World's second smallest frog species is right by our doorstep


The new species of a mini frog, named Microhyla nepenthicola, sits on a tip of a pencil in this undated handout photo released to Reuters by Dr Indraneil Das of Institute of Biodiversity and Environmental Conservation on August 25, 2010. Scientists have discovered a frog the size of a pea, the smallest found in Asia, Africa or Europe, on the Southeast Asian island of Borneo. REUTERS/Dr Indraneil Das/Institute of Biodiversity and Environmental Conservation/Handout (MALAYSIA - Tags: ENVIRONMENT ANIMALS IMAGES OF THE DAY) PHOTO MAY ONLY BE USED OR DISTRIBUTED IN CONJUNCTION WITH CONTENT CONSERVATION INTERNATIONAL'S PRESS RELEASE. NO SALES. NO ARCHIVES. FOR EDITORIAL USE ONLY. NOT FOR SALE FOR MARKETING OR ADVERTISING CAMPAIGNS. THIS IMAGE HAS BEEN SUPPLIED BY A THIRD PARTY. IT IS DISTRIBUTED, EXACTLY AS RECEIVED BY REUTERS, AS A SERVICE TO CLIENTS

KUCHING: Kubah National Park is now home to the world’s second smallest frog.

The tiny Microhyla nepenthicola species was first “discovered” by researchers on an expedition at Kubah in 2004.

In 2010, researchers described the finding in detail in the journal Zootaxa.

After that, Kubah became known to nature lovers the world over as home to the smallest frog.

However, in 2012, scientists found an even smaller frog species in the jungles of Papua New Guinea.

“At 7mm long, the Paedophryne amauensis may be the world’s smallest vertebrate,” the BBC reported.

“Second smallest is still a record. We can still be proud of that,” said Sarawak Forestry Corporation chief executive Datuk Ali Yusop yesterday at the closing of the Kubah Week at the national park about 30km from the town centre.

“Kubah remains a paradise for frogs and toads and is currently home to the second smallest frog,” Yusop reiterated.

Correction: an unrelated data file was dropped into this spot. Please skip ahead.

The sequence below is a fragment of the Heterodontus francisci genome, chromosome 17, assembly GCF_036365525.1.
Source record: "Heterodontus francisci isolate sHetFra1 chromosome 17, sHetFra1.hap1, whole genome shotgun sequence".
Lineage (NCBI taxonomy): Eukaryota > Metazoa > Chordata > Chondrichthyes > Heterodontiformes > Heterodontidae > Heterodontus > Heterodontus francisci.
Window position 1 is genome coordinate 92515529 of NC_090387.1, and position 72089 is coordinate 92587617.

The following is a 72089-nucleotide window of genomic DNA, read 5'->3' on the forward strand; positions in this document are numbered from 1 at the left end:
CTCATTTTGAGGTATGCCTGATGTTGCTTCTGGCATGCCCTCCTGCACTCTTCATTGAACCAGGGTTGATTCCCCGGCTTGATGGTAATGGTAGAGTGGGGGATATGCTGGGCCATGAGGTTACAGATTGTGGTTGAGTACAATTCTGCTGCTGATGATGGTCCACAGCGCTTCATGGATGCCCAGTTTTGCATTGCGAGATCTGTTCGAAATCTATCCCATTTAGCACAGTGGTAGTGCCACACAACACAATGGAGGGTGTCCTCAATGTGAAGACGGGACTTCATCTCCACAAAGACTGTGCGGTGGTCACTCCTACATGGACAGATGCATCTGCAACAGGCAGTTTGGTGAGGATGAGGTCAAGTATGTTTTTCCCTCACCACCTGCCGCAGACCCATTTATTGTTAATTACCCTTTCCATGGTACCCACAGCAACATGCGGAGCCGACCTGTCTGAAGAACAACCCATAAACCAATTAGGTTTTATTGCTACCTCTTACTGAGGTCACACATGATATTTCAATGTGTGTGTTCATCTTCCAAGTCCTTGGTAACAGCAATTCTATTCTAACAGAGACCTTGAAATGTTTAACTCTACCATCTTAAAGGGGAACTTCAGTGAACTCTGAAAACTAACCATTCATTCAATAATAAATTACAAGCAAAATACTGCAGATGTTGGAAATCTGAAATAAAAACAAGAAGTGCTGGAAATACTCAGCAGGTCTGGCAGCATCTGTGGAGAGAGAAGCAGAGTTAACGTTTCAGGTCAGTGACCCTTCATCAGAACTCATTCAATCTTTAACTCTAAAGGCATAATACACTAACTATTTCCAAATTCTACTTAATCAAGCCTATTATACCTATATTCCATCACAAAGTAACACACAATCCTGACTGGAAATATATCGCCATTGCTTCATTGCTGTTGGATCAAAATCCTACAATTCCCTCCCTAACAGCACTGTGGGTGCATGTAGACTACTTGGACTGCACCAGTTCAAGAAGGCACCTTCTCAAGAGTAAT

Kubah’s tiny amphibians were documented by Indraneil Das from Universiti Malaysia Sarawak (Unimas) and Alexander Haas from the University of Hamburg in Germany.

The frog is no larger than the end-point of a pencil and is red and orange in colour. An adult frog is usually shorter than 1cm.

Kubah, located along the Matang Ranges, was gazetted as a national park in 1989.

Its other claim to fame is as the backdrop of the 2003 Jessica Alba movie, The Sleeping Dictionary, in which Alba played a Dayak who falls in love with an Englishman in the 1930s.

More recently, a recording Dusk by a Frog Pond at Kubah by photographer Marc Anderson was voted the most beautiful sound in the world in a “Beautiful Now” contest, which the Canadian Broadcasting Corporation organised.

The national park was initially set up to feature the more than 80 species of palms found at Mount Serapi and the surrounding ranges.

Apart from its indigenous flora and fauna, Kubah also houses the Matang Wildife Centre, a “safe- house” for endangered species that have either been rescued or voluntarily surrendered by the public.

Kubah Week is a popular event organised for the first time last year in conjunction with Sarawak’s Golden Jubilee celebrations.

This year, it is organised as part of the Visit Malaysia and Visit Sarawak Year 2014 campaigns.

Activities included the Annual Bornean Frog Race, which was co-organised with Unimas, with Starbucks as sponsor.

Sarawak has 34 national parks — six wildlife sanctuaries and eight national reserves, occupying a total land area of 809,900ha.

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